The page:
Below we have compiled the key views and relevant anatomy in regional wall motion analysis of the left ventricle. Please note, this page does not explore the wall motion lexicon (i.e. hypokinesis, akinetic, etc) or include the full potential range of possible views available for interrogation. More on this to come!
Parasternal long axis
The parasternal long axis cuts through the long axis of the LV with the septum in the near field and infero-lateral wall in the far field.
Parasternal short axis views
Parasternal short axis (base level)
At the LV base, immediately inferior to the aortic valve, you can see the classic “fish mouth” view of the mitral valve. While the cardiac regions are anterior, inferior, lateral and septal, they are further subdivided as outlined here.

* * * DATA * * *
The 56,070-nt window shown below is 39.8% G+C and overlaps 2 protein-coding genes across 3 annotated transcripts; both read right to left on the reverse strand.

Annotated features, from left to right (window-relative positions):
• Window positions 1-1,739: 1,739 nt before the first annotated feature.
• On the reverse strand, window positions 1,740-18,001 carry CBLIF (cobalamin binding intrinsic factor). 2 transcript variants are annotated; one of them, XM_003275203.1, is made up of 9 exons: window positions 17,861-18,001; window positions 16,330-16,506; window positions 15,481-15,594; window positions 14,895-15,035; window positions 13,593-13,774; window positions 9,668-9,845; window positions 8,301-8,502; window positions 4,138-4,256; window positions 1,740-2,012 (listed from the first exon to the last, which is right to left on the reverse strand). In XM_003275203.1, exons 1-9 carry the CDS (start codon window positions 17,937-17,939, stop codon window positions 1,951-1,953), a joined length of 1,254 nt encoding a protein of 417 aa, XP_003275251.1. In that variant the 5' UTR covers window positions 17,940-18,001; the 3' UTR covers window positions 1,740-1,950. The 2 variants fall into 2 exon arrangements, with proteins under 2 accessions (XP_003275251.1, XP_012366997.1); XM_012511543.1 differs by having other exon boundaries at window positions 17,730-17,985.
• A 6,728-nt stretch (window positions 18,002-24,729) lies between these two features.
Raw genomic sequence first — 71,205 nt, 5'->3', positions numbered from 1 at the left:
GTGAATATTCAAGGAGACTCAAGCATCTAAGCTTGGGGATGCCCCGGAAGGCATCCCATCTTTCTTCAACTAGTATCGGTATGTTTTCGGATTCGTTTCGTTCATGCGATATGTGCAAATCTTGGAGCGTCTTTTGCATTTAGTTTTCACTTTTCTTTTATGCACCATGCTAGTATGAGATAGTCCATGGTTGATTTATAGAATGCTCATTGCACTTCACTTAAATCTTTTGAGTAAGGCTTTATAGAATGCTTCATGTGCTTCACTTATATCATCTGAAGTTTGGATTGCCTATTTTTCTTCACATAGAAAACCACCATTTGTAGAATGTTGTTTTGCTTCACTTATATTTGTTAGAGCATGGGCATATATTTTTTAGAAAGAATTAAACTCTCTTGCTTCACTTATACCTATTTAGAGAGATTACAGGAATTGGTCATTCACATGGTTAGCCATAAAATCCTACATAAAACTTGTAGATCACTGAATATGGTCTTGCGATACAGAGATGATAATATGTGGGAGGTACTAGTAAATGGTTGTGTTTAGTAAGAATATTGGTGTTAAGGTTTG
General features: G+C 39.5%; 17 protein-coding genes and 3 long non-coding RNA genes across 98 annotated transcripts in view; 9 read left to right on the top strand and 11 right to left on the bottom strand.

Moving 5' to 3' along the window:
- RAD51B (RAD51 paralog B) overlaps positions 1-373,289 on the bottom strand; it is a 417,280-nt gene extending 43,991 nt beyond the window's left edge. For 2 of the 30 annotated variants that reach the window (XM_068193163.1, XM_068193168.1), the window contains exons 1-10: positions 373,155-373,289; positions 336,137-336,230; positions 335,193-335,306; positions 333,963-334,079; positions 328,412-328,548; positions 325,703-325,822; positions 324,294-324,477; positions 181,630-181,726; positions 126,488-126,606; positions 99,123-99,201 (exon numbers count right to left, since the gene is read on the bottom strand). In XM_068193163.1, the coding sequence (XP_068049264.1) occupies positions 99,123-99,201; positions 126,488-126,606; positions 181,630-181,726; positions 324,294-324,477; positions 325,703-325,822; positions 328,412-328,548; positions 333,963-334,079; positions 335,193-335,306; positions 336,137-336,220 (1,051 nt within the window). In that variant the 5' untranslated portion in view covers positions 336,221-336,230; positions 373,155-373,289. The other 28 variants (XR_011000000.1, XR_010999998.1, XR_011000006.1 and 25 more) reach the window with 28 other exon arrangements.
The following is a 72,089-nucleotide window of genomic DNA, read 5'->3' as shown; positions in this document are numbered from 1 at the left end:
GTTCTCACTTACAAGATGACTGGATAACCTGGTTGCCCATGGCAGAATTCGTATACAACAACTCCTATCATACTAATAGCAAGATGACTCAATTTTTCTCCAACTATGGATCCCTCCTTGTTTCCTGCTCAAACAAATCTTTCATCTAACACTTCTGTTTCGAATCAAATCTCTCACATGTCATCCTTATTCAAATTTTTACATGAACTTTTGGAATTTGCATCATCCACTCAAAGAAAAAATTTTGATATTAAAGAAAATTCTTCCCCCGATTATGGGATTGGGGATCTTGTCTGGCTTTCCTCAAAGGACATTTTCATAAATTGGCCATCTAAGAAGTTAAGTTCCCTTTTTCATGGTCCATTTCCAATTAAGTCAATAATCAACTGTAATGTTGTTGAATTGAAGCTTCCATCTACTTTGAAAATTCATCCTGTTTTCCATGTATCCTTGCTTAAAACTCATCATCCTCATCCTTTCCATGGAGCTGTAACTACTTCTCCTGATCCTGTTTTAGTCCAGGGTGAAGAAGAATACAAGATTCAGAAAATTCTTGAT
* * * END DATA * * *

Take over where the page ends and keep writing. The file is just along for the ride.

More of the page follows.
Parasternal short axis (mid level)
This short axis view cuts the ventricle at the level of the papillary muscles.
Parasternal short axis (apex level)
Often one of the most challenging views to understand, the apical 4-chamber should be non-foreshortened and exclude the left ventricular outflow tract. In this perspective, the basal septum is shown (subdivided) and opposing wall is antero-lateral (subdivided again), along with the apical cap.
With either slight fanning or probe rotation, the LVOT is displayed with the aortic valve. Because this view requires to fan or angle the probe cephalad, you now see the anterior portion of the septum (subdivided).
The apical 3-chamber has essentially the same configuration as the parasternal long axis. Because you can see the aortic valve, the septal portion must be anterior. The opposing wall is infero-lateral (As seen in PLAX).
This view is 90 degrees from the apical 4-chamber and, if well positioned, should demonstrate the anterior and inferior walls (subdivided).